You are here
Al-Rawi should drop Rowley matter—Daly
Legal luminary Martin Daly, SC, contends that attorney Faris Al-Rawi should consider removing himself from Dr Keith Rowley’s legal team in the defamation case with former attorney general Anand Ramlogan. He made this comment because of doubt that Al-Rawi’s witness statement on Rowley’s behalf in the case comes under the exceptions set out in the Legal Profession Act which allows for lawyers to appear as witnesses for clients.
Yesterday, Daly, after having been shown Al-Rawi’s 12-page December 19, 2014, statement, expressed surprise at its contents. In fact, he said, “If it (the document) is the witness statement to which the Prime Minister was referring then the statements on paragraph 38 are completely at odds with the professional independence of an instructing attorney. Mr Al-Rawi would be well advised to consider taking himself off the record in the matter.”
The offending paragraph in the statement, a copy of which was obtained by the Sunday Guardian, stated: “Having observed the claimant in the discharge of his role and functions as Attorney General from the date of his appointment on May 26, 2010, I (Al-Rawi) can say that my estimation of the claimant as a member of the Inner Bar and as Attorney General has been diminished and negatively affected by his conduct in office.”
The paragraph went on to state, “I have grave doubts as to his ability (a) to give independent advice to the Government on issues which touch and concern wrongdoing of public officials and/or other people affiliated with the UNC and to take strong positions and/or action against such persons and, (b) to draw and maintain the line between his role as Attorney General and as a politician.” Daly’s reaction to the particular paragraph in the document suggested it was highly contentious, especially given that Al-Rawi is the instructing attorney for the Opposition Leader in the matter.
However, the senior counsel declined further comment on the matter. Last week, Prime Minister Kamla Persad-Bissessar, on the hustings, contended that the Legal Profession Act prohibits a lawyer from appearing as witness and Al-Rawi could not be a witness for Rowley while acting as his lawyer. However, what the Prime Minister omitted to add in her statement was that the Legal Profession Act makes provisions for exceptions to that rule.
What the law states
The Legal Profession Act Third Schedule, Part A (Code of Ethics, General Guidelines) 35) (1) states: An Attorney-at-law should not appear as a witness for his own client except as to merely formal matters or where such appearance is essential to the ends of justice. (2) if an Attorney-at-law is a necessary witness for his client with respect to matters other than such as are merely formal, he should entrust the conduct of the case to another Attorney-at-law of his client’s choice.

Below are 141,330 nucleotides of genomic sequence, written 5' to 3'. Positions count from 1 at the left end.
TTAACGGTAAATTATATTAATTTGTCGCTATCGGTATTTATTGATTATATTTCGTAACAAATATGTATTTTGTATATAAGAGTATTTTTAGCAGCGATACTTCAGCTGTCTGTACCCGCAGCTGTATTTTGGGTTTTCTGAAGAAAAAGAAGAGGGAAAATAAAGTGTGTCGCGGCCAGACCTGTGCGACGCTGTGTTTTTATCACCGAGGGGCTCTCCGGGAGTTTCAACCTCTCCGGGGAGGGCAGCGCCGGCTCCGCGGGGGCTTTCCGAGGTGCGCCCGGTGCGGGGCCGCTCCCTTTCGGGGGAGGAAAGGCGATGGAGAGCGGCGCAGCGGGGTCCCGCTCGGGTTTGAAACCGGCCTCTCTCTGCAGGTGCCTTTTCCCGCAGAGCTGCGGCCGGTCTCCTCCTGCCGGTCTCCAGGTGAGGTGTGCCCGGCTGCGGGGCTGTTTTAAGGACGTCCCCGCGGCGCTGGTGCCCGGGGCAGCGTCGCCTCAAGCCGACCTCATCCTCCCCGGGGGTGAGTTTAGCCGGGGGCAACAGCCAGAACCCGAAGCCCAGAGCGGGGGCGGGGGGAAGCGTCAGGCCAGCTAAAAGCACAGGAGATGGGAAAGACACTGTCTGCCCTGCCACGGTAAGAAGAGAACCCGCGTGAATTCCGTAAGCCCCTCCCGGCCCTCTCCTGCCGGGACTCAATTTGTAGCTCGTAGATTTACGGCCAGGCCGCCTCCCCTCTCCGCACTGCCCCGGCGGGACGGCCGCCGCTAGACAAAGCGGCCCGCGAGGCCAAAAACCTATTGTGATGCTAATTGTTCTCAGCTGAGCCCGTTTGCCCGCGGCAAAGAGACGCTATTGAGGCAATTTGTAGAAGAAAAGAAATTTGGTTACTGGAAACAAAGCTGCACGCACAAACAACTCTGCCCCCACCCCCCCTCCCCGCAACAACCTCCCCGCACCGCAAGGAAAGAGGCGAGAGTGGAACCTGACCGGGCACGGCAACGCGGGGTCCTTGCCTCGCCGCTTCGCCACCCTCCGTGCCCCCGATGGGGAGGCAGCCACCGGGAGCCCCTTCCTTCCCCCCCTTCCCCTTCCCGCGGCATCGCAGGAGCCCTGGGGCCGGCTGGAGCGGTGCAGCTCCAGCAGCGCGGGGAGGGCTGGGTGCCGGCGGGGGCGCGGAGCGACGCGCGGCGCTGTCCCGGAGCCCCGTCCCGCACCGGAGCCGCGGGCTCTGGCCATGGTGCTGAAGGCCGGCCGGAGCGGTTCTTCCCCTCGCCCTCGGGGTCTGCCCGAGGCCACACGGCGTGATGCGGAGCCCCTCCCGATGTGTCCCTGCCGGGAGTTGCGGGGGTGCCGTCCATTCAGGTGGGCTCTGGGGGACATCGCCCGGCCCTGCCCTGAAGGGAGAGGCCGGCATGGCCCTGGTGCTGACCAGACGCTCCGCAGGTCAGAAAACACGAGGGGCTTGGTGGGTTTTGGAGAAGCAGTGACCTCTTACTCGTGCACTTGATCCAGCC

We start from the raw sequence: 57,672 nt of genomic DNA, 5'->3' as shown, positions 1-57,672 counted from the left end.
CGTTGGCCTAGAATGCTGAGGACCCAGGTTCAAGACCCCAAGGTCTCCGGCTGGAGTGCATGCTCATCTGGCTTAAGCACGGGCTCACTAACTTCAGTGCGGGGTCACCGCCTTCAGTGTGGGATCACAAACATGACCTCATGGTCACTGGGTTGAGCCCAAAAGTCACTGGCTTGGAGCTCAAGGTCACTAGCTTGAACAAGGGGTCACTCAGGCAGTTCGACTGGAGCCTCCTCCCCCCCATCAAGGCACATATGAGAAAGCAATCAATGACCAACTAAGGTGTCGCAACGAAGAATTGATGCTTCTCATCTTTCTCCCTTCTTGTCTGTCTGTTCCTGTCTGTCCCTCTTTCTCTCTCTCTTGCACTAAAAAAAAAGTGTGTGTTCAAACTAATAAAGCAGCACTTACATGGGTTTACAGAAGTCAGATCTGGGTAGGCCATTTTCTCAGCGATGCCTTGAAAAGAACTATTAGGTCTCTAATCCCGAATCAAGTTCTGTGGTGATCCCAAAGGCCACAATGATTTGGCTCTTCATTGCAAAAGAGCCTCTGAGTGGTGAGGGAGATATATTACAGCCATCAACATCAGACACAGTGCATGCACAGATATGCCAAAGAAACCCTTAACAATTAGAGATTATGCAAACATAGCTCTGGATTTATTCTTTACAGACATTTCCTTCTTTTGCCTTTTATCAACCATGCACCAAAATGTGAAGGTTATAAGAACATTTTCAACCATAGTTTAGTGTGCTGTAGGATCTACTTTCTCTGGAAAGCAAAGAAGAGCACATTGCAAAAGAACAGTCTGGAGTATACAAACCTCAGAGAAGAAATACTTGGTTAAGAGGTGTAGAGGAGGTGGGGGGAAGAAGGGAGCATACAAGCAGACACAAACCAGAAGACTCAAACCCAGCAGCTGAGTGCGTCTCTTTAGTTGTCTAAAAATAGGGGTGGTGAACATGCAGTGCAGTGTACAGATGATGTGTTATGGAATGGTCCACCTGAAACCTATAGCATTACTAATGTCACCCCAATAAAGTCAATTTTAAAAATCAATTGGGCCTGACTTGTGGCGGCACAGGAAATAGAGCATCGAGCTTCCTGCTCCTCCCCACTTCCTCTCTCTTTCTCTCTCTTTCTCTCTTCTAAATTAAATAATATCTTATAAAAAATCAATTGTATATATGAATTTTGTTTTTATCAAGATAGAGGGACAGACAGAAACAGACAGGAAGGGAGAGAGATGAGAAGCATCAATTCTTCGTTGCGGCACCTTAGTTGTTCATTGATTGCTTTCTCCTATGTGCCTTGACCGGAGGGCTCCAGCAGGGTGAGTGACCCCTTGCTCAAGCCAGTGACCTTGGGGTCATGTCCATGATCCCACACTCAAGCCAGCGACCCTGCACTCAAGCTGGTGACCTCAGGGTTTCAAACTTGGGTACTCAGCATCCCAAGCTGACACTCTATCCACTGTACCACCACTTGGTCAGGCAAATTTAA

This section is listed under the non-mandatory section of the Act, but part B of the Act, Mandatory Provisions and Specific Prohibitions, sets out clear guidelines that must be followed. For example, Discipline item 35 (2) in the Act states: “A breach of the rules in Part A may constitute professional misconduct and in Part B shall constitute professional misconduct.”
A case for possible disciplinary action
Legal sources, after viewing Al-Rawi’s statement, said its contents were synonymous with a full witness statement and “it is not likely to fall within the exception under the Legal Professional Act. “He goes through a whole sequence of events and then when you look at paragraph 38, there are things about his statement describing a sequence of events about which someone else in the Parliament at the time might have a different recollection,” a legal source said.
The legal source explained if there was going to be a contest about who said what, then “clearly it is a statement that is much more than a formal statement or essential to the ends of justice. It is a potential contest of fact and it is not likely to fall into the realm of the exception.” The source agreed with Daly that Al-Rawi should return Rowley’s brief and remove himself from the matter.
However, the source went further, stating that Al-Rawi, in paragraph 38, “clearly descended into the arena in making a comment about the (then) AG and as an instructing attorney he needs to withdraw.” The thoughts espoused in the statement, the source said, removed the “neutrality as an instructing attorney.”
“If he has this strong view of the claimant in the case (Ramlogan) it may influence how he treats with the other independent witnesses. He is descending into the arena and purporting to give evidence of his view of the standing of the (then) AG or the regard [in which] the then AG should or should not be held. He cannot go deeper into the arena than that, he has to come out,” a legal source added.
The source also added that only a disciplinary tribunal can determine if Al-Rawi committed a breach of the Act and a tribunal could only be triggered after a formal complaint was lodged.
User comments posted on this website are the sole views and opinions of the comment writer and are not representative of Guardian Media Limited or its staff.
Guardian Media Limited accepts no liability and will not be held accountable for user comments.
Guardian Media Limited reserves the right to remove, to edit or to censor any comments.
Any content which is considered unsuitable, unlawful or offensive, includes personal details, advertises or promotes products, services or websites or repeats previous comments will be removed.
User profiles registered through fake social media accounts may be deleted without notice.